The last two claims become especially baseless in the context of these facts cited by Steven Pinker in his recent book Enlightenment Now

Racial and ethnic prejudice is declining not just in the West but worldwide. In 1950, almost half of the world’s countries had laws that discriminated against ethnic or racial minorities (including, of course, the United States). By 2003 fewer than a fifth did, and they were outnumbered by countries with affirmative action policies that favored disadvantaged minorities. A huge 2008 survey by the World Public Opinion poll of twenty-one developed and developing nations found that in every one, large majorities of respondents (around 90 percent on average) say that it’s important for people of different races, ethnicities, and religions to be treated equally. Notwithstanding the habitual self-flagellation by Western intellectuals about Western racism, it’s non-Western countries that are the least tolerant. But even in India, the country at the bottom of the list, 59% of the respondents affirmed racial equality. (222, emphasis his)

As I see it, the major problem with Kendi’s simplistic and grandiose conclusions is that they may render the American antiracist movement politically inviable. Like any political movement, antiracists will need to build coalitions in order to pass antiracist policies. Coalitions require compromise and finding common cause with fellow citizens who don’t agree with us on everything. It’s hard to imagine antiracists clearing that hurdle if they call everyone who supports capitalism a racist or deny the decades and centuries of antiracist progress that should give us ample hope for further improvements. I commend Kendi for his focus on policy outcomes, but at the same time I’m left feeling like his book provides grist for those seeking to increase the already-high ideological price of admission to the antiracist cause.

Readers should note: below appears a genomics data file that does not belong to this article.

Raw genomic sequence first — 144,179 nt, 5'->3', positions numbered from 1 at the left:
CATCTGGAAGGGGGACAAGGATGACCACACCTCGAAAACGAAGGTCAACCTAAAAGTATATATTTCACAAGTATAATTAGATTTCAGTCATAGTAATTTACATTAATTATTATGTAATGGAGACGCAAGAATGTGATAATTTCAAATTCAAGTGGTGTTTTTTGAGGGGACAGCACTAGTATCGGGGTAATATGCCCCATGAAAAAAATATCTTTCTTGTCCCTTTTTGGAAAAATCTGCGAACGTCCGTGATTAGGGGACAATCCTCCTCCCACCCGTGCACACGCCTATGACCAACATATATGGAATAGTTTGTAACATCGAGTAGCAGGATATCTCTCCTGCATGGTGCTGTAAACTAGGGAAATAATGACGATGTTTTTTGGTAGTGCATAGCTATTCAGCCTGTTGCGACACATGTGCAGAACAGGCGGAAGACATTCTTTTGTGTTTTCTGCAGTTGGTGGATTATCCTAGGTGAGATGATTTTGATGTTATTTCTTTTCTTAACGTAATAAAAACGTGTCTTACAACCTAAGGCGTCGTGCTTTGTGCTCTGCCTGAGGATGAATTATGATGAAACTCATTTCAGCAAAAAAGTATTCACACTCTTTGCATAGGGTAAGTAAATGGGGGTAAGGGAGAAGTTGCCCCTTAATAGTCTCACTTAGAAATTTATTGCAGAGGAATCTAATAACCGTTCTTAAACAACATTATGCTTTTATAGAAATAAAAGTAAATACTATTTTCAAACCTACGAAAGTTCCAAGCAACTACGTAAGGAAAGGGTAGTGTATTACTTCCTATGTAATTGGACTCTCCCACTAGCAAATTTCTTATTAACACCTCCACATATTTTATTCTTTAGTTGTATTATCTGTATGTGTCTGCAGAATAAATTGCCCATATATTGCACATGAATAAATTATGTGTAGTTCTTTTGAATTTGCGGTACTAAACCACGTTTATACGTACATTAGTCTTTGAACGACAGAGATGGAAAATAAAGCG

There are still many aspects of How to Be an Antiracist about which I remain ambivalent, most notably how we should think about color-blindness, the ethics of discrimination, Kendi’s definitions of assimilation and integration, and the limits of moral persuasion. As I move forward, I’ll continue to revisit and update these perspectives. Kendi’s contribution to our national discussion is definitely a valuable one––something we should neither revere as gospel nor dismiss as drivel. Like all human endeavors, it’s something in between.

Rating: 7/10